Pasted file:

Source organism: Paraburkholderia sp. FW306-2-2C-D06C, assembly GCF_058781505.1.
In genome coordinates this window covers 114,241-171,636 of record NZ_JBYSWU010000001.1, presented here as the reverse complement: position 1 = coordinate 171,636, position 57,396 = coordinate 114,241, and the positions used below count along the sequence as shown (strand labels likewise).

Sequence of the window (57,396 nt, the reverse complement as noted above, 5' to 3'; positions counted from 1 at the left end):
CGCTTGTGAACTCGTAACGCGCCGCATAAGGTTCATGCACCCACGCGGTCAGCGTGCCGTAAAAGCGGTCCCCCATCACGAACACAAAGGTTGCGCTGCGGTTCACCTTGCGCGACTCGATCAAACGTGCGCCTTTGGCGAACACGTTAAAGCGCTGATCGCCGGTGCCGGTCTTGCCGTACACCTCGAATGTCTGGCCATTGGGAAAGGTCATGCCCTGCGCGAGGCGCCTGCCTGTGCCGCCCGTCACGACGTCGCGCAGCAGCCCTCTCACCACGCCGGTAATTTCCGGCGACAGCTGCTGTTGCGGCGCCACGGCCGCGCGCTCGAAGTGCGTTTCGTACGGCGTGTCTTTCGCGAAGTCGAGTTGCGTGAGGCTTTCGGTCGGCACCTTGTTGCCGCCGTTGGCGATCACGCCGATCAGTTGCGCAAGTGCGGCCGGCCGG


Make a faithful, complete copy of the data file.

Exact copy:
Source organism: Paraburkholderia sp. FW306-2-2C-D06C, assembly GCF_058781505.1.
In genome coordinates this window covers 114,241-171,636 of record NZ_JBYSWU010000001.1, presented here as the reverse complement: position 1 = coordinate 171,636, position 57,396 = coordinate 114,241, and the positions used below count along the sequence as shown (strand labels likewise).

Sequence of the window (57,396 nt, the reverse complement as noted above, 5' to 3'; positions counted from 1 at the left end):
CGCTTGTGAACTCGTAACGCGCCGCATAAGGTTCATGCACCCACGCGGTCAGCGTGCCGTAAAAGCGGTCCCCCATCACGAACACAAAGGTTGCGCTGCGGTTCACCTTGCGCGACTCGATCAAACGTGCGCCTTTGGCGAACACGTTAAAGCGCTGATCGCCGGTGCCGGTCTTGCCGTACACCTCGAATGTCTGGCCATTGGGAAAGGTCATGCCCTGCGCGAGGCGCCTGCCTGTGCCGCCCGTCACGACGTCGCGCAGCAGCCCTCTCACCACGCCGGTAATTTCCGGCGACAGCTGCTGTTGCGGCGCCACGGCCGCGCGCTCGAAGTGCGTTTCGTACGGCGTGTCTTTCGCGAAGTCGAGTTGCGTGAGGCTTTCGGTCGGCACCTTGTTGCCGCCGTTGGCGATCACGCCGATCAGTTGCGCAAGTGCGGCCGGCCGG